February 14, 2018

Some super-smart millennials ask, "What is that thing?"

     With two auditors peering over my shoulder—watching every move—I should have been nervous.  Instead, I was laughing. That wasn’t the first time it’s happened.  Some millennials aren’t sure what that electric thing is, the one sitting on the small oak table, clicking and clacking.
     The puzzled look on their faces was a clue that they were clueless. It has a keyboard but no flat screen.  When the young CPAs stopped snickering, I said, “This is one of my prized possessions.  I dreamed about owning one for years.  In 1988, I finally splurged and bought a top-of-the-line IBM typewriter.”
     One of the auditors reached over and touched the tan plastic cover of the IBM 6781 with its “personal wheelwriter.”  
     “Careful,” I warned.  “This has to last for the rest of my career, and I don’t plan to work a day past 90.” 
     The numbers-crunching duo snickered, again.
     While my world is filled with high-tech gadgets—with keyboards and screens large and small—I like sitting down at the tiny typing desk to address envelopes.  And every time I do, I am back in Peachy Aspinwall’s 10th-grade typing class at Jesup High School. 
     “Class,” I can hear her saying, “start warming up, and I’ll give today’s assignment in a few minutes.”  With that you heard a flurry of keys tap tap tapping and the click of her high heels on the tile floor, as she moved among the rows of students.  I started on a manual Royal, but I will never forget the thrill and the pride when she promoted me to an electric typewriter.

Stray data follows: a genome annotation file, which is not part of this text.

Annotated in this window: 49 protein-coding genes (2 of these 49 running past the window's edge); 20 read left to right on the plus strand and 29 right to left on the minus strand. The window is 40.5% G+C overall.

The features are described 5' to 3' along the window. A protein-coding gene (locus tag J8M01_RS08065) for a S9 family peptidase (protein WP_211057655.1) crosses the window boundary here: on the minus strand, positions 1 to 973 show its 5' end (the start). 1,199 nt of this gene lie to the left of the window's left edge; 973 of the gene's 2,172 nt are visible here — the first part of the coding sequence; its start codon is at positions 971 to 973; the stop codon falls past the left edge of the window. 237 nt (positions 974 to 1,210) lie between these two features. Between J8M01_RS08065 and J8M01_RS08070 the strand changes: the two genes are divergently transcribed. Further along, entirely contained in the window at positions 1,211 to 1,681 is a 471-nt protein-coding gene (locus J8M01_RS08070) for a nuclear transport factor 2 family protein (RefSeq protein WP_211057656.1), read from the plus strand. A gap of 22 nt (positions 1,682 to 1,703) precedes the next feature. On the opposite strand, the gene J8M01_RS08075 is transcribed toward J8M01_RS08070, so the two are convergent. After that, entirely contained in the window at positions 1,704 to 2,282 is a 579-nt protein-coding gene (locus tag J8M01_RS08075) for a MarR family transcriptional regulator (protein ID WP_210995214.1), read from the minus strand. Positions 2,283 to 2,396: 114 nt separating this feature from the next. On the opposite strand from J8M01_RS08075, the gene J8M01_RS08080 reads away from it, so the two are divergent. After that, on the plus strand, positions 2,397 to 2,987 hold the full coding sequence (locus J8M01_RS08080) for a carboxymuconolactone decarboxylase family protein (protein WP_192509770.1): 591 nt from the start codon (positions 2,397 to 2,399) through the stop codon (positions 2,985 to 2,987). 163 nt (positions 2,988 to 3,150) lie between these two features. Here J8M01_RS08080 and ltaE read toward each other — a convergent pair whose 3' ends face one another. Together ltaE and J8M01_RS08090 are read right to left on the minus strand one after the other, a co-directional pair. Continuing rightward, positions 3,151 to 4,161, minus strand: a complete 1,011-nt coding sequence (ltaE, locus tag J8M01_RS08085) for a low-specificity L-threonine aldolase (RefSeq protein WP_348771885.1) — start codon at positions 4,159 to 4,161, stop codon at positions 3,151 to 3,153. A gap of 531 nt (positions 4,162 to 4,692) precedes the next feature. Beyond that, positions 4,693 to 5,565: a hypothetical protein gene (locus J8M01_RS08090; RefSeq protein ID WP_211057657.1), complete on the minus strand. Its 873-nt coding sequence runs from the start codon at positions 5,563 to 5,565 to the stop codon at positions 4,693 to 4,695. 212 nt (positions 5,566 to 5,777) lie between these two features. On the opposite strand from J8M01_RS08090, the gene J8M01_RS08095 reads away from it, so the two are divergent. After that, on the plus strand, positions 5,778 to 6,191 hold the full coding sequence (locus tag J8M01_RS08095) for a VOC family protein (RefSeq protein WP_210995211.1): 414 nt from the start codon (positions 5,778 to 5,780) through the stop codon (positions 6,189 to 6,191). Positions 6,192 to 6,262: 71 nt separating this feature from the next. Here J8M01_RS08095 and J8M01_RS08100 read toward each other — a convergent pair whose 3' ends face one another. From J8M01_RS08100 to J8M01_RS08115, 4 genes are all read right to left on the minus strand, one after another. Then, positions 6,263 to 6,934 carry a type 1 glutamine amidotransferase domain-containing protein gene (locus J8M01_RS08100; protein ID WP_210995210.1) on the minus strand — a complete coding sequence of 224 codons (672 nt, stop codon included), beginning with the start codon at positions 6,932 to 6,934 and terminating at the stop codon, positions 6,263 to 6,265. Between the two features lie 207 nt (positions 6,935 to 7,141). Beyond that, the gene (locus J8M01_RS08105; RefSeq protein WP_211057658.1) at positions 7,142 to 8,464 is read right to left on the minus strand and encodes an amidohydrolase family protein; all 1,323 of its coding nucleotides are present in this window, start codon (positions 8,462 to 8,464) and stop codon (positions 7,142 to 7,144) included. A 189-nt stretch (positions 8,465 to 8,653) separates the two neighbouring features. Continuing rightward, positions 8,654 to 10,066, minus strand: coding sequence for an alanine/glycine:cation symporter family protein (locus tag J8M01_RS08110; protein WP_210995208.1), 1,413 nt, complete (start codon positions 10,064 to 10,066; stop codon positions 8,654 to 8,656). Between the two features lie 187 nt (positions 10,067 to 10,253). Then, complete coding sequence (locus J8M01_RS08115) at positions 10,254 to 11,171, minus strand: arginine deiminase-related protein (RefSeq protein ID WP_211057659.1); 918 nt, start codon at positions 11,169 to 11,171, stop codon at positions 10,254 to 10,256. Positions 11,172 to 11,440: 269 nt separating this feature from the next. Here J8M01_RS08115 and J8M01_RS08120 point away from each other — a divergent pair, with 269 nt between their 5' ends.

Don’t snicker. 
     That was a coveted honor in her class, down the second hall and on the right.
     Years later, after I started at the Wayne County Press, I couldn’t wait until I could afford to retire my Smith-Corona typewriter and trade up to the ultimate typing machine—an IBM.  Today, I like to shift into the bold mode on the keyboard.  It makes rapid-fire staccato sounds, as if I am typing twice as fast. 
     Don’t laugh. 
     Old guys need to have fun, too.
     So how’s this for funny?
     In October 1988, we started negotiating to buy Community Newspapers Inc.  Hubert Howard was the attorney for my partners and me.  Michael Jacobs, the C&S investment banker in Atlanta, offered to fax the documents to Jesup.  “What’s your fax number?” Michael asked.